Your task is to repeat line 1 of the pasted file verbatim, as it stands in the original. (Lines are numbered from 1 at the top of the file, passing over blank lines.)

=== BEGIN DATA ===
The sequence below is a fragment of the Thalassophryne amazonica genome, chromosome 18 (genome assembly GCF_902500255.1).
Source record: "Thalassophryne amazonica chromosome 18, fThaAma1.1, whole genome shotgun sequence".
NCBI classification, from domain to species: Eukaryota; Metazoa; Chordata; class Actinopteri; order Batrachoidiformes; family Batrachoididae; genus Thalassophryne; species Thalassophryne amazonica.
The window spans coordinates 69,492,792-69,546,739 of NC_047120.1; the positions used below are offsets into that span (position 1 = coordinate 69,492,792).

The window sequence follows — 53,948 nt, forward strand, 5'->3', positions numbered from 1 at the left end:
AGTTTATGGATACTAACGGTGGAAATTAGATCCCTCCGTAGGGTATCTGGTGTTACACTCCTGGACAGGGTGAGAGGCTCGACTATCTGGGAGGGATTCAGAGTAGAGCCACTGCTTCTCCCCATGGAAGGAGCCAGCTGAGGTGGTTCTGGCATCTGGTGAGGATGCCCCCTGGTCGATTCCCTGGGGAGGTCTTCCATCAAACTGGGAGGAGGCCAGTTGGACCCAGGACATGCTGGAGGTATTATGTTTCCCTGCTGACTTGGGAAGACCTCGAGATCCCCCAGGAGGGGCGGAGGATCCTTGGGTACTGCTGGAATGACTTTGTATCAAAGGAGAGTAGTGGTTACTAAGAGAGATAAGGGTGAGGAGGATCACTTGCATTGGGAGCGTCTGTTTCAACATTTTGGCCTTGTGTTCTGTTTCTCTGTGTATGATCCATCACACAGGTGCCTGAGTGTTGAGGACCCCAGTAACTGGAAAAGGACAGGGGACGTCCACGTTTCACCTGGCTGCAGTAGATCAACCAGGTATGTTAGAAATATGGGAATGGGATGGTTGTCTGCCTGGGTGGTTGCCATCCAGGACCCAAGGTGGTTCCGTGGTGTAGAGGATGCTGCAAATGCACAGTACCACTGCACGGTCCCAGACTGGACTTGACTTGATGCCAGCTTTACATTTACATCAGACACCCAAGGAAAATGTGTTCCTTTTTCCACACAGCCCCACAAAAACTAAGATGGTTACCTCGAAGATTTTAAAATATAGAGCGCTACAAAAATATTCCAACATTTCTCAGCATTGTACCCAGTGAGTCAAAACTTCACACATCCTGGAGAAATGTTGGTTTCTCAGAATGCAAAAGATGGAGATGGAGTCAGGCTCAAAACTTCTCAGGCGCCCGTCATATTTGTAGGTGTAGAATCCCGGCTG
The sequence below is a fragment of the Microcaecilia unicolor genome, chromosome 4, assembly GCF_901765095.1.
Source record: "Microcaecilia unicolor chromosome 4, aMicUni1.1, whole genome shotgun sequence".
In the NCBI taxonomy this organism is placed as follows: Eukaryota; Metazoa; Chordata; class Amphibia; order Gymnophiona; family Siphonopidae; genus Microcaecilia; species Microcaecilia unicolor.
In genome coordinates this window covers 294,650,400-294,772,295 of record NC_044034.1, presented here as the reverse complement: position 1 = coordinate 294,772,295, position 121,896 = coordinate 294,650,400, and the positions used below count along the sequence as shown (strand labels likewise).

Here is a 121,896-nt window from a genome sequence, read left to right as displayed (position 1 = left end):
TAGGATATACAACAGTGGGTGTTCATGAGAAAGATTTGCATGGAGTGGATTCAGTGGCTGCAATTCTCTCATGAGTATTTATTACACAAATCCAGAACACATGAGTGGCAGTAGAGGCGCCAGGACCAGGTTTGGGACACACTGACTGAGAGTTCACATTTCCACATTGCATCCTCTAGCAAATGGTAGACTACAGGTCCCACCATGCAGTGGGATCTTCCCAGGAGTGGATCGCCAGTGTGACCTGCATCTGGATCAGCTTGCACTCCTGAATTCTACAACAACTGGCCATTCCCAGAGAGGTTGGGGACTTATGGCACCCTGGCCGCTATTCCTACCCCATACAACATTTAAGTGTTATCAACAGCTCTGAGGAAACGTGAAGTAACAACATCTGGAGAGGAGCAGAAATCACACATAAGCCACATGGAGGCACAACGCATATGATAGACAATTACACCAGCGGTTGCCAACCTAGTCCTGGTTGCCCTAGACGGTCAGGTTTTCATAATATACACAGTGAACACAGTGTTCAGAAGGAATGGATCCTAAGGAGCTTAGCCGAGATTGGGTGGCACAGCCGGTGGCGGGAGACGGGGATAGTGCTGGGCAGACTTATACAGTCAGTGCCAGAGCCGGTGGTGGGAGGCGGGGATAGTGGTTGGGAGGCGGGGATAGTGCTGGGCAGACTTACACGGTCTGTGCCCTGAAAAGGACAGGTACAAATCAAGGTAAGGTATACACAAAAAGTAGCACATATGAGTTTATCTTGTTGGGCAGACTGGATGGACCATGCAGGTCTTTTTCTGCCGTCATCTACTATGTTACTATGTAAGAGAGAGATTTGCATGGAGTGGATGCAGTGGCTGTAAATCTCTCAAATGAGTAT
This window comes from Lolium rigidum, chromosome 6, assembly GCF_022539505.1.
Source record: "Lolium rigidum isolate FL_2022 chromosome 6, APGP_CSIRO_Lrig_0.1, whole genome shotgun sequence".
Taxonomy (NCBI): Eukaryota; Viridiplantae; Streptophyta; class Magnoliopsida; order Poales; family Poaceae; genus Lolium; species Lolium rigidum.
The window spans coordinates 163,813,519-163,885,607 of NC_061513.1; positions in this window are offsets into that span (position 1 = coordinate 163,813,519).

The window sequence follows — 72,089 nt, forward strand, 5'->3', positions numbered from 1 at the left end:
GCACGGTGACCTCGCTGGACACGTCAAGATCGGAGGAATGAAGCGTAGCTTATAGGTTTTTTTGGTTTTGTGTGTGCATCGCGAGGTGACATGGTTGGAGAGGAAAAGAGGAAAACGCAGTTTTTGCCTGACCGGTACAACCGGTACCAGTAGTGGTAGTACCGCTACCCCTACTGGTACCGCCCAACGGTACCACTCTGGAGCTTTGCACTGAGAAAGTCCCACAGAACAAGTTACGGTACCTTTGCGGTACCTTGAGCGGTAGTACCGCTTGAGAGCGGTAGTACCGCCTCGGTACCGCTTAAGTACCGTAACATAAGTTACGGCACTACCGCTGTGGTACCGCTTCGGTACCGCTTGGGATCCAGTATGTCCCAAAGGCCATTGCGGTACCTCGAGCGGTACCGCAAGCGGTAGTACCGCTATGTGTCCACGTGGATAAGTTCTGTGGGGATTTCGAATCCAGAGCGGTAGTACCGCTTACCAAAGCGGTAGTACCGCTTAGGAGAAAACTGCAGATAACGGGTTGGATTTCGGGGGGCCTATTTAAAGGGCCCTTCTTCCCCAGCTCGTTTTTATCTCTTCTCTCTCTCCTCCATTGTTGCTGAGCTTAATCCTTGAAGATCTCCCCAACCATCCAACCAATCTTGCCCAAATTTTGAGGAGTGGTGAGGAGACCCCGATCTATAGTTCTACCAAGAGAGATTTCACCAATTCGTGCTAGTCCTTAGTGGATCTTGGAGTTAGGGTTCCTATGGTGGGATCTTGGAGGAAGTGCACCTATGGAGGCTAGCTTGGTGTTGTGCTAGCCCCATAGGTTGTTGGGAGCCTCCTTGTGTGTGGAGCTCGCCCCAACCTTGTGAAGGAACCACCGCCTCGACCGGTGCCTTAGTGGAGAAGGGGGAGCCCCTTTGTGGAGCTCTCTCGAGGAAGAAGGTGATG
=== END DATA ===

The sequence below is a fragment of the Thalassophryne amazonica genome, chromosome 18 (genome assembly GCF_902500255.1).